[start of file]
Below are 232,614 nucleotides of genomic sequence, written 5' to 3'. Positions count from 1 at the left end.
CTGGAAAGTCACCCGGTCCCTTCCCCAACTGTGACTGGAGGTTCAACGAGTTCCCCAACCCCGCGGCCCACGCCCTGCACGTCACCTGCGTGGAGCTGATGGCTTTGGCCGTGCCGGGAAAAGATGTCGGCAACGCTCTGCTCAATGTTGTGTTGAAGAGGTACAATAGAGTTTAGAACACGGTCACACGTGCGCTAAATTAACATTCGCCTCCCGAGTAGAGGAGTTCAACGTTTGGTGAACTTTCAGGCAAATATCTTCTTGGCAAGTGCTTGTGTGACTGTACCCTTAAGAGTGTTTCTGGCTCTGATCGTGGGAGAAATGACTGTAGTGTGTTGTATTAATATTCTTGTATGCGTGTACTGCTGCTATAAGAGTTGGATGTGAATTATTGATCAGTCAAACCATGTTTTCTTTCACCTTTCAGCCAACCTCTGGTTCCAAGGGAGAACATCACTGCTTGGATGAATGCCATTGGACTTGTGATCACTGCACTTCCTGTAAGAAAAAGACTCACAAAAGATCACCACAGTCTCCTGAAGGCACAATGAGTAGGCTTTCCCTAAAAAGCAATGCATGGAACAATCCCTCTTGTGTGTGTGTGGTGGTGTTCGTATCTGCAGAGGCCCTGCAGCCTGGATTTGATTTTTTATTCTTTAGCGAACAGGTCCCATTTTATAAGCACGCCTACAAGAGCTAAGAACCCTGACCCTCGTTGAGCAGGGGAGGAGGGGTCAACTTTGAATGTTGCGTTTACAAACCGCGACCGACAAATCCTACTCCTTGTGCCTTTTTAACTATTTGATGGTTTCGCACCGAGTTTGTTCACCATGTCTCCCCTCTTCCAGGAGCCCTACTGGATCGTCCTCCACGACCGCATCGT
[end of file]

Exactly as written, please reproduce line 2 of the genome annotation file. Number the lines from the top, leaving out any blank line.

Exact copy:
CTGGAAAGTCACCCGGTCCCTTCCCCAACTGTGACTGGAGGTTCAACGAGTTCCCCAACCCCGCGGCCCACGCCCTGCACGTCACCTGCGTGGAGCTGATGGCTTTGGCCGTGCCGGGAAAAGATGTCGGCAACGCTCTGCTCAATGTTGTGTTGAAGAGGTACAATAGAGTTTAGAACACGGTCACACGTGCGCTAAATTAACATTCGCCTCCCGAGTAGAGGAGTTCAACGTTTGGTGAACTTTCAGGCAAATATCTTCTTGGCAAGTGCTTGTGTGACTGTACCCTTAAGAGTGTTTCTGGCTCTGATCGTGGGAGAAATGACTGTAGTGTGTTGTATTAATATTCTTGTATGCGTGTACTGCTGCTATAAGAGTTGGATGTGAATTATTGATCAGTCAAACCATGTTTTCTTTCACCTTTCAGCCAACCTCTGGTTCCAAGGGAGAACATCACTGCTTGGATGAATGCCATTGGACTTGTGATCACTGCACTTCCTGTAAGAAAAAGACTCACAAAAGATCACCACAGTCTCCTGAAGGCACAATGAGTAGGCTTTCCCTAAAAAGCAATGCATGGAACAATCCCTCTTGTGTGTGTGTGGTGGTGTTCGTATCTGCAGAGGCCCTGCAGCCTGGATTTGATTTTTTATTCTTTAGCGAACAGGTCCCATTTTATAAGCACGCCTACAAGAGCTAAGAACCCTGACCCTCGTTGAGCAGGGGAGGAGGGGTCAACTTTGAATGTTGCGTTTACAAACCGCGACCGACAAATCCTACTCCTTGTGCCTTTTTAACTATTTGATGGTTTCGCACCGAGTTTGTTCACCATGTCTCCCCTCTTCCAGGAGCCCTACTGGATCGTCCTCCACGACCGCATCGT